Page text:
Thermal Compound Roundup - November 2011
By Rafael Otto Coelho on November 15, 2011


Introduction

Following up on our Thermal Compound Roundup – October 2011 review, we are adding five more thermal compounds to our roundup, for a total of 50 different models from Akasa, Antec, Arctic Cooling, Arctic Silver, Biostar, Coollaboratory, Cooler Master, Coolink, Deepcool, Dow Corning, Enermax, Evercool, EVGA, Gelid, Glacialstars, Innovation Cooling, Masscool, Nexus, Noctua, Phobya, Prolimatech, Scythe, Shin-Etsu, Spire, StarTech, Rosewill, Thermalright, Thermaltake, TIM Consultants, Titan, Tuniq, Xigmatek, Zalman, and ZEROtherm. In this review, we will determine if certain products are superior to others. We will also try another thermal compound “from the kitchen” to see if it works.

For a better understanding of how thermal compound (a.k.a. thermal grease or thermal paste) works and how to correctly apply it, please read our How to Correctly Apply Thermal Grease tutorial and our article What is the Best Way to Apply Thermal Grease? The most important concept that you must understand is that it is a mistake to think that the more thermal grease you apply, the better. The thermal compound is a worse heat conductor than copper and aluminum (the metals usually found on cooler bases). So, if you apply more thermal compound than necessary, it will actually lower the cooling performance instead of improving it.

Figure 1 shows the five new thermal compounds that we are adding to our roundup.

Thermal Compound Roundup
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Figure 1: The new thermal compounds included in this roundup

Let’s get a closer look at the new contenders in the next pages.

The Thermal Compounds

We will now examine the five new thermal compounds that we are including in our roundup.

Figures 2 and 3 illustrate the Coollaboratory LIQUID Ultra compound. According to the manufacturer, this compound is made of pure liquid metal, without solid particles. It comes with a cleaning sponge, two brushes and an isopropyl alcohol wet tissue, which must be used to clean the CPU and cooler surfaces before applying it.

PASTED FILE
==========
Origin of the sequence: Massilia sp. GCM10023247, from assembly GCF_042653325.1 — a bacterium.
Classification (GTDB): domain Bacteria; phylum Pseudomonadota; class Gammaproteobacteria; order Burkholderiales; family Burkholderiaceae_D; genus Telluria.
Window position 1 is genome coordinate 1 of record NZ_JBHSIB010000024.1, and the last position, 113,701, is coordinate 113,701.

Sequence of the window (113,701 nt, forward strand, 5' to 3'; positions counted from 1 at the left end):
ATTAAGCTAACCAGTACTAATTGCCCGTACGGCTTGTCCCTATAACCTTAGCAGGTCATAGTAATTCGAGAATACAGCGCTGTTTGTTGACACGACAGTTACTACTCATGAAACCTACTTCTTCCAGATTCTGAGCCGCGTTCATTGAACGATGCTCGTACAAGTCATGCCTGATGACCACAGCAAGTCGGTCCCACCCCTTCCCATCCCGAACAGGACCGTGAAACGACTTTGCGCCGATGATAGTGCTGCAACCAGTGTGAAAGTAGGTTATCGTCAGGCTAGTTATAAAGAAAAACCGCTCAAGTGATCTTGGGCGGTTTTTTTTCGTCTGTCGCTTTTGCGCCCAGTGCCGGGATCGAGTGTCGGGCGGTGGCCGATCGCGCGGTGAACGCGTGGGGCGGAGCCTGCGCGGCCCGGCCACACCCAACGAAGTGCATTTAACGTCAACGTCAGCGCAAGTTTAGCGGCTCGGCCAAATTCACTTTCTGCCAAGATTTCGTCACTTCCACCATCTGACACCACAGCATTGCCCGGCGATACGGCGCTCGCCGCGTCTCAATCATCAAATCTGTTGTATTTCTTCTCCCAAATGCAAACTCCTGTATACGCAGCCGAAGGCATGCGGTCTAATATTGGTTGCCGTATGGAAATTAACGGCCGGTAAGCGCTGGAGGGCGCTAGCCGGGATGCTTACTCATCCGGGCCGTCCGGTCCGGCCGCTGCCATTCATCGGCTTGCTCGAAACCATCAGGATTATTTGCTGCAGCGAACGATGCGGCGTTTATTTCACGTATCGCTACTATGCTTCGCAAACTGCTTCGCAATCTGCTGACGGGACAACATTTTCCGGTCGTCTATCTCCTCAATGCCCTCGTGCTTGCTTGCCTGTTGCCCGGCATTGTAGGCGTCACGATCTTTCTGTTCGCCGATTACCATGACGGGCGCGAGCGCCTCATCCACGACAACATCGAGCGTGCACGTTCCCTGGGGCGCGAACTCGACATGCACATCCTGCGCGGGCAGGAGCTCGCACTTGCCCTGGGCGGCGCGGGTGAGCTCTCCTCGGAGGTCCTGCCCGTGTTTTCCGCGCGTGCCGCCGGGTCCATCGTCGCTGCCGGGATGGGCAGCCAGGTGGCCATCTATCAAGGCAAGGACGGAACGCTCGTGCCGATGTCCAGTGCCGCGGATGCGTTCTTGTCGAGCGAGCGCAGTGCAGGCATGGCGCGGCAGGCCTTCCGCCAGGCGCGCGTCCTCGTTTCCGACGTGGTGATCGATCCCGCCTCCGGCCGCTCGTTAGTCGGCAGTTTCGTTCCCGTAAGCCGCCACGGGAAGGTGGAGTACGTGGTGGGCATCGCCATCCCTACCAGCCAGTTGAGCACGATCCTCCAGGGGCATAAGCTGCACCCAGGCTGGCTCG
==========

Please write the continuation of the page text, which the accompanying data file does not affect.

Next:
Thermal Compound Roundup
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Figure 2: Coollaboratory LIQUID Ultra

Thermal Compound Roundup
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Figure 3: Items that come with the Coollaboratory LIQUID Ultra

Figures 4 and 5 present the EVGA Frostbyte thermal compound, which has a gray color.

Thermal Compound Roundup
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Figure 4: EVGA Frostbyte

Thermal Compound Roundup
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Figure 5: EVGA Frostbyte

We also tested the Innovation Cooling (IC) Diamond 7 Carat gray thermal compound, shown in Figure 6.

Thermal Compound Roundup
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Figure 6: IC Diamond 7 Carat

The Thermal Compounds (Cont’d)

In Figures 7 and 8, you can see the Phobya HeGrease Extreme gray thermal compound.

Thermal Compound Roundup
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Figure 7: Phobya HeGrease Extreme

Thermal Compound Roundup
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Figure 8: Phobya HeGrease Extreme

Figures 9 and 10 reveal the last “true” thermal compound of today: the StarTech Heatgrease10 white compound.

Thermal Compound Roundup
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Figure 9: StarTech Heatgrease10

Thermal Compound Roundup
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Figure 10: StarTech Heatgrease10

After the successful performance mayonnaise achieved last month, we decided to try using another “bread topping,” so we applied some butter, as you can see in Figure 11.

Thermal Compound Roundup
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Figure 11: Butter

For a detailed look at the other thermal compounds included in this roundup, please read our “Thermal Compound Roundup – October 2011” review.

How We Tested

We tested the thermal compounds using the same testbed system that we currently use to test CPU coolers, which is fully described below. Our Core i7-860 (quad-core, 2.8 GHz) CPU, which is a socket LGA1156 processor with a 95 W TDP (Thermal Design Power), was overclocked to 3.3 GHz (150 MHz base clock and 22x multiplier), and we kept the standard core voltage (Vcore). We used a Zalman CNPS9900 MAX CPU cooler. The only different part in each test was the thermal compound itself.